W3C home > Mailing lists > Public > public-owl-wg@w3.org > January 2008

Re: Consensus on ISSUE-73 (was Re: Universal Property)

From: Bijan Parsia <bparsia@cs.man.ac.uk>
Date: Fri, 18 Jan 2008 17:32:46 +0000
Message-Id: <87257A9B-1BFC-40E0-93C9-175B4D9BB9E5@cs.man.ac.uk>
Cc: "Web Ontology Language ((OWL)) Working Group WG" <public-owl-wg@w3.org>
To: "Michael Schneider" <schneid@fzi.de>

On 18 Jan 2008, at 17:04, Michael Schneider wrote:

> Please for my education:
>   <http://www.w3.org/2005/10/Process-20051014/ 
> policies.html#FormalObjection>
> I do not really understand what exactly the director (TimBL ?)  
> will / can /
> should do in such a case. Can anyone answer, or better, give an  
> example of a
> previous formal objection and how it was handled?

A formal objection merely means that the content of the objection  
must be reviewed by the director before changing the status of the  
document. The chairs and staff meet with the Director and discuss the  
objections, their technical content, and the other factors (such as  
group resources, time to market, etc.) that led the chairs to proceed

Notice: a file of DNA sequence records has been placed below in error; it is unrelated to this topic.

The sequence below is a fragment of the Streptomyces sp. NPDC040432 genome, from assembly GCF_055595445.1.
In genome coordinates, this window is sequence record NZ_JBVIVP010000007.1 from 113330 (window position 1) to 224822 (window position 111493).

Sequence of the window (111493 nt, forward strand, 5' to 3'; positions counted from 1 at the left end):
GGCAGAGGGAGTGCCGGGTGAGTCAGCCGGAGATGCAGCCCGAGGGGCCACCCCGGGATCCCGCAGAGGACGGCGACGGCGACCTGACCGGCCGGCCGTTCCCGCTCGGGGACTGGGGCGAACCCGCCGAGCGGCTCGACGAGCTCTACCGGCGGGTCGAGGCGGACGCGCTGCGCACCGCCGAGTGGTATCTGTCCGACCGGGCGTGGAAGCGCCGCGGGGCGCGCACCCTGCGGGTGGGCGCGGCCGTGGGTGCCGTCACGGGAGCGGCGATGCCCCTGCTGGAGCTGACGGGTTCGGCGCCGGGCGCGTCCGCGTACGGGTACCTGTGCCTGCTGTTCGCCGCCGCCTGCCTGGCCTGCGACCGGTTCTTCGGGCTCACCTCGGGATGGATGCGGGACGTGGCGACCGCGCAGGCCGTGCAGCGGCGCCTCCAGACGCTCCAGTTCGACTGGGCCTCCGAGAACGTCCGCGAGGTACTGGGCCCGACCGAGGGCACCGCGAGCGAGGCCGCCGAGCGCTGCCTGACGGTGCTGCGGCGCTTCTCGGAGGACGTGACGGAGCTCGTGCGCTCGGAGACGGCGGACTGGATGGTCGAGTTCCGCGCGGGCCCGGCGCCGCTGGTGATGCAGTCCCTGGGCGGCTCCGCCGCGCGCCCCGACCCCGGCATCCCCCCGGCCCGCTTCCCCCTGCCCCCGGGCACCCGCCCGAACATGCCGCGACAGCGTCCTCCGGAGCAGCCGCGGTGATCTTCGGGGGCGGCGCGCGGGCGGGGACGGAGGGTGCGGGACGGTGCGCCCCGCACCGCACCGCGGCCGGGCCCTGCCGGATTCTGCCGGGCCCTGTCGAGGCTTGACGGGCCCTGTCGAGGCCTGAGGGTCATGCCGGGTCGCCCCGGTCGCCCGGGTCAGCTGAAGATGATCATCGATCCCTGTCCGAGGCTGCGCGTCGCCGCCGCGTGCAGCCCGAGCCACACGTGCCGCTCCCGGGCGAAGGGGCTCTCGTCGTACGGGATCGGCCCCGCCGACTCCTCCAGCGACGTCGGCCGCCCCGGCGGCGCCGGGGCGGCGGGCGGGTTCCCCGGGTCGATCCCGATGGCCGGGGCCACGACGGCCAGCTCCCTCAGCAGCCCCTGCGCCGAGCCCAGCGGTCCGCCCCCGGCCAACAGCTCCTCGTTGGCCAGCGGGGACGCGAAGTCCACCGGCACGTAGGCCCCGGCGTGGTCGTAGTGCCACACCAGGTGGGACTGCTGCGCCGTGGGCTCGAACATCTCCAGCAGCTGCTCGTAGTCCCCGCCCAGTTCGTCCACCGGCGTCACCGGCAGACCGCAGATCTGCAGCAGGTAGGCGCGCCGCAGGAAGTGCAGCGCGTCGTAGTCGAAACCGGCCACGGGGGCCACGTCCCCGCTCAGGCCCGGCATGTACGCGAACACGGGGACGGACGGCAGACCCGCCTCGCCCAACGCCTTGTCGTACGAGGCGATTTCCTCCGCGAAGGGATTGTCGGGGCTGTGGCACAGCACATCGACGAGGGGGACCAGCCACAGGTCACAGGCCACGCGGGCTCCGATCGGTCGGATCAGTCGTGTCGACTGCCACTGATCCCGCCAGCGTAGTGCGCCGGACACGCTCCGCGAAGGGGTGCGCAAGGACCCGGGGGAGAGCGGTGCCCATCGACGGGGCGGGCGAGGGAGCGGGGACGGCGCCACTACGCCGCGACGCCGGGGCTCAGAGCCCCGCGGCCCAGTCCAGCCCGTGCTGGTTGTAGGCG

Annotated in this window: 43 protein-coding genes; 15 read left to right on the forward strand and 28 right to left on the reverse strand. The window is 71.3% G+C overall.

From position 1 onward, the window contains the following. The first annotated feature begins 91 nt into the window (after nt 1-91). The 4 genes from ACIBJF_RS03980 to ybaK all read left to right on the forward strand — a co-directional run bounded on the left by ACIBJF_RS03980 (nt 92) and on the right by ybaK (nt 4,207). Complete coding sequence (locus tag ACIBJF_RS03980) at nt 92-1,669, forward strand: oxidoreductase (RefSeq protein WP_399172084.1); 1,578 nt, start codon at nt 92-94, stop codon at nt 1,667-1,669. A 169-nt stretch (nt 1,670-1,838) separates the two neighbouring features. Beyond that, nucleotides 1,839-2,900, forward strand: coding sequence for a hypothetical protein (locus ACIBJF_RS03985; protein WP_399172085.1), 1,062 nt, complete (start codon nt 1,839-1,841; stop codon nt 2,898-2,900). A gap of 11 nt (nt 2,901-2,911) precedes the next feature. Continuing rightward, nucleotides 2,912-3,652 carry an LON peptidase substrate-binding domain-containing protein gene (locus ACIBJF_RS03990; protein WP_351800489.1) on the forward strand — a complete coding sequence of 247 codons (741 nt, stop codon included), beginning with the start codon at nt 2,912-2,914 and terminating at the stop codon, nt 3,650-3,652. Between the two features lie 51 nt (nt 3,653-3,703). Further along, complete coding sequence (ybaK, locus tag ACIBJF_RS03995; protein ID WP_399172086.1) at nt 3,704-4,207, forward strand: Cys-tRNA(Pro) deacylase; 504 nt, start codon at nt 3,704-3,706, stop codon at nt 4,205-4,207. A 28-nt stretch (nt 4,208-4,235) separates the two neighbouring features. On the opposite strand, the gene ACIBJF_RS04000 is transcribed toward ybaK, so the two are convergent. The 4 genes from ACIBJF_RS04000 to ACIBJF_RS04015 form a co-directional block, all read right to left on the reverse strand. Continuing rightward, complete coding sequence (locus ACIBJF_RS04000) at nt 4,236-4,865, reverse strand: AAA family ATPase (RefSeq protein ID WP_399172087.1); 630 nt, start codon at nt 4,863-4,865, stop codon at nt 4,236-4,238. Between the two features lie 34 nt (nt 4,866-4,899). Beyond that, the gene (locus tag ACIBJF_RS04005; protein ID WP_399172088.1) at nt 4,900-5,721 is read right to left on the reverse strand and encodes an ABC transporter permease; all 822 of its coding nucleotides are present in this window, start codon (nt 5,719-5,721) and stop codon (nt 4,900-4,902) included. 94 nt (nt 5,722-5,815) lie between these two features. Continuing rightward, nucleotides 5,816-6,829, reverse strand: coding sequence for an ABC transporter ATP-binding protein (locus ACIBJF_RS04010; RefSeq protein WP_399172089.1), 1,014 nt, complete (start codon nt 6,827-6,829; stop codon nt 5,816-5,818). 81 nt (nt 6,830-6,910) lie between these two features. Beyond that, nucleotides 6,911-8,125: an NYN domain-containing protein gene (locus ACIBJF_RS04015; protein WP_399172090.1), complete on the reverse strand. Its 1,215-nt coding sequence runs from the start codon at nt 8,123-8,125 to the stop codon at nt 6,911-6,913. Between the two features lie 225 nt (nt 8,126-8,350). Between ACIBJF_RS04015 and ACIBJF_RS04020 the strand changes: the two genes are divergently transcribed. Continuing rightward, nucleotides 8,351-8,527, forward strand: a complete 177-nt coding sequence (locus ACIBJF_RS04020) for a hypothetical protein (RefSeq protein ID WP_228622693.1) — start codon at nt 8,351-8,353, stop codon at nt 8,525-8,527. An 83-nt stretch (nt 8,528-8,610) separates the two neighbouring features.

over dissent. The Director can refuse to advance a document over a  
formal objection, in which case, the group might have to go back a  
level (e.g., from CR to LC).

OWL 1.0 was approved over formal objections (including, IIRC, by Jim  
oh...and by Jeremy!):
imports-as-magic-syntax (Jim)
OWLDLSyntax (Jeremy)

I won't editorialize specifically on the content of these objections  
since I think it's pretty clear why they didn't have any effect and  
that it was right (and easy) to override them. Tim's pretty sensible  
that way.

I know that other specs have made it up to PR and then had to go back  
to LC. Sometimes that is done to head off formal objections, though  
in those cases the objections seemed addressable.

WSDL at various points had up to 3 formal objections, two  
diametrically opposed with folks like IBM, Sun, Microsoft, etc. lined  
up on opposing sides ;)

So, I wouldn't get too worked up about formal objections. We are  
obliged to try to seek consensus, with a preference for unanimity.  
But, for example, in this case, Manchester and several other groups  
would clearly formally object to making owl:Thing necessarily  
infinite while pointing to the complete lack of use cases, the  
implementation burden, the divergence from standard formalism, the  
breaking of services, the backwards incompatibility, the existing  
workarounds, etc. etc. I know which overriding I would prefer to  
defend were I chair :)

Received on Friday, 18 January 2008 17:30:53 UTC

This archive was generated by hypermail 2.3.1 : Tuesday, 6 January 2015 21:42:02 UTC